The Great Gatsby Contents
Discerning the ‘reality’ of Gatsby
Gatsby is the most enigmatic character of the novel. The outline of his life emerges during the course of the novel, in fragmentary and overlapping narrative episodes, with several false trails and some contradictions. This has the effect of making Gatsby an extremely elusive character in terms of his origins, which is part of his fascination to those surrounding him. Significantly, we are told that Gatsby himself ‘invented’ Jay Gatsby, and that this creation of a 17-year-old remained intact until his death at 32.
A chronology of Gatsby’s life
- Jay Gatsby starts life as James Gatz (known to his father as ‘Jimmy’), the son of poor farm people in North Dakota. He seems to have been born in 1890, making him 32 years old during the main events of the novel in 1922
- He moves eastward as a young man, shaping his own destiny even to the extent of changing his name as he encounters multi-millionaire Dan Cody on Lake Superior in 1907 (at the age of 17) and becomes his companion
- Following Cody’s death in 1912, Gatsby eventually joins the American army, meets Daisy in Louisville in 1917 and serves in the First World War
- He then spends time in Oxford, and returns to America once Daisy has married Tom
- Gatsby meets Wolfsheim just at this time, in ‘Winebrenner’s poolroom’ in New York, and begins a rapid rise to wealth and notoriety which reaches a peak in the summer of 1922.
The principal image of Gatsby is his wealth, represented by his house, his car, his clothes and his parties. Nick refers to Gatsby’s ‘career as Trimalchio’ (Chapter 7) in relation to his conspicuous consumption and his status as newly-rich. Fitzgerald considered a range of titles for the novel which would make clear reference to this, including Trimalchio and Trimalchio in West Egg. Chapter 3 offers a particularly detailed account of the excessively hedonistic parties, while Chapter 5 presents a close view of the house and its many sumptuously decorated rooms. Gatsby’s bedroom, however, is ‘the simplest room of all’ which suggests that the inner workings of this character are denied by the narrator.
Chasing an ideal
Gatsby’s motivation, at least superficially, is to gain Daisy, and this has led him to settle in a house opposite hers. Nevertheless, there are hints at a more general pursuit of an ideal, which Daisy embodies but does not ultimately satisfy: Nick notes that she may have ‘tumbled short of his dreams’ and that Gatsby was committed to an ‘illusion’ which no-one could fulfil. Moreover, Nick recounts Gatsby’s observation that being in love with Daisy was ‘way off my ambitions’.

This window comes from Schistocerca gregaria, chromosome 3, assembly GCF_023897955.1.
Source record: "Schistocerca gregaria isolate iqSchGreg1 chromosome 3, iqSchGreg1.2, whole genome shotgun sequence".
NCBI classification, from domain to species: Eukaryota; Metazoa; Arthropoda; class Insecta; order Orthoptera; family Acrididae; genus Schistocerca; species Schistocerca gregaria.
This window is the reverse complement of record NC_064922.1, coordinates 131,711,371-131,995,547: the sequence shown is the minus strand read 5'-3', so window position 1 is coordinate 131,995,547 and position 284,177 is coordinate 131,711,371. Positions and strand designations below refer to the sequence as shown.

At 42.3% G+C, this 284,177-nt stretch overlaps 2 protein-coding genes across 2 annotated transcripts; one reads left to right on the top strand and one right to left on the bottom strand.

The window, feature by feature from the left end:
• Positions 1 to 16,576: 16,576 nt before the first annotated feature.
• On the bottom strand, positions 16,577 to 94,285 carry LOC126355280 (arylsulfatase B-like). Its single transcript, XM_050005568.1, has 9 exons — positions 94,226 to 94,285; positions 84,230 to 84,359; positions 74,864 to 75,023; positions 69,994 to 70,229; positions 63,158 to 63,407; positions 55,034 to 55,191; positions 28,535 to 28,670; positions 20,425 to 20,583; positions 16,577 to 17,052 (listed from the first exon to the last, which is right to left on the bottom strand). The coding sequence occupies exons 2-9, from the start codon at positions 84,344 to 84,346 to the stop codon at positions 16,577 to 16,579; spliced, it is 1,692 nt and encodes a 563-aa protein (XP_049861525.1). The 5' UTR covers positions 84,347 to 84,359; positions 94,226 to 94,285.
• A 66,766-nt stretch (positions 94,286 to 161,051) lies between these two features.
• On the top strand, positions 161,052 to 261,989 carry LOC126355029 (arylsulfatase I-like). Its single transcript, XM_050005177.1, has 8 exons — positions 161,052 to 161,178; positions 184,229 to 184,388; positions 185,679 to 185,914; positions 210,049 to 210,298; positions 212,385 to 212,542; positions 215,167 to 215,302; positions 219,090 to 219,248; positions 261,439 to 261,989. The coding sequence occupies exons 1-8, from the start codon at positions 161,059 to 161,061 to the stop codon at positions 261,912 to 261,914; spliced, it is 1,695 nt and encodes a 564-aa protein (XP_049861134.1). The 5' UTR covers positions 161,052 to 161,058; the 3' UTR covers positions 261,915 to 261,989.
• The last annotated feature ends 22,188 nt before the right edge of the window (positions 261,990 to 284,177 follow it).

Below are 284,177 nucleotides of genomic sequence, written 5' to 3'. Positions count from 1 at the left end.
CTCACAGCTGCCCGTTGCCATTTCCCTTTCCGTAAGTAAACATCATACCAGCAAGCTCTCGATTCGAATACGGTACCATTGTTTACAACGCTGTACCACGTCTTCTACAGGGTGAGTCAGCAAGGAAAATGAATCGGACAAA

There are two striking episodes where Gatsby’s ‘ambition’ or ‘imagination’ are described, which suggest that he was always in pursuit of something intangible or ‘ineffable’. The first occurs in Chapter 6, introduced by a journalist seeking information about Gatsby. Nick describes Gatsby’s inner state, around the time of meeting Dan Cody, as being in ‘constant, turbulent riot’ and remarks that ‘a universe of ineffable gaudiness spun itself out in his brain’. In this same chapter, we are told that Gatsby is also intent on repeating the past and Nick comments that:
This comment blurs into a narrative by Gatsby (relayed via Nick) of an autumn night in 1917, when Gatsby had ‘wed his unutterable visions to her perishable breath’. Daisy and wealth appear to be secondary ideals for Gatsby, but the actual goal of his searching and energetic ‘beating’ against the current remains obscured.
Gatsby’s symbolic colour is pink - he wears a ‘gorgeous pink rag’ of a suit - but he is also often associated with yellow or cream, in which terms his car is described. His expensive shirts are ‘many coloured’ and his parties are associated with gaudy and bright colours. The connotations of pink in the 1920s were not related to gender or sexuality, as they are strongly today, but rather state his wealth and extravagance, much as the bright colours and lights do throughout the novel.
Aside from his clothing, which functions as a display of wealth, there is very little focus on Gatsby’s physical appearance, although his very personal smile and the idiolect feature of ‘old sport’ are noted by Nick. Before Nick knows his identity, he is seen in silhouette in Chapter 1, and then as just a ‘man of about my age’ in Chapter 3. Once Gatsby reveals his identity to Nick, he is described as an:
After this introduction, he is defined very much in terms of his absences and aloof position at his own party, using language filled with negatives:
Gatsby’s role in the novel is difficult to define.
The Dream and the dreamer
For some readers, Gatsby’s demise represents the demise of the American Dream. Accordingly, he is seen as an embodiment of the American Dream, particularly as he is driven by his ‘dream’ of Daisy, whose portrayal is closely bound up with ideas about wealth and social status. However, this might be too limited an interpretation of Gatsby as a character.
Gatsby’s role is certainly to fail and lose, having briefly gained his goal. His life gives the novel a tragic narrative pattern, but he is a strange tragic hero:
- His origins are humble
- His activities are criminal and immoral
- His nobility rests in his ‘extraordinary gift for hope, a romantic readiness’ and ‘capacity for wonder’ which enables him to continue idealising Daisy, despite her inability to fulfil his dreams.
This capacity might be said to be his ‘tragic flaw’ or the root of his ‘tragic mistake’. He dies awaiting Daisy’s call and ‘paid a high price for living too long with a single dream.’ Although Nick surmises that Gatsby might have given up hope, we are never given direct access to Gatsby’s thoughts so he remains elusive and enigmatic.
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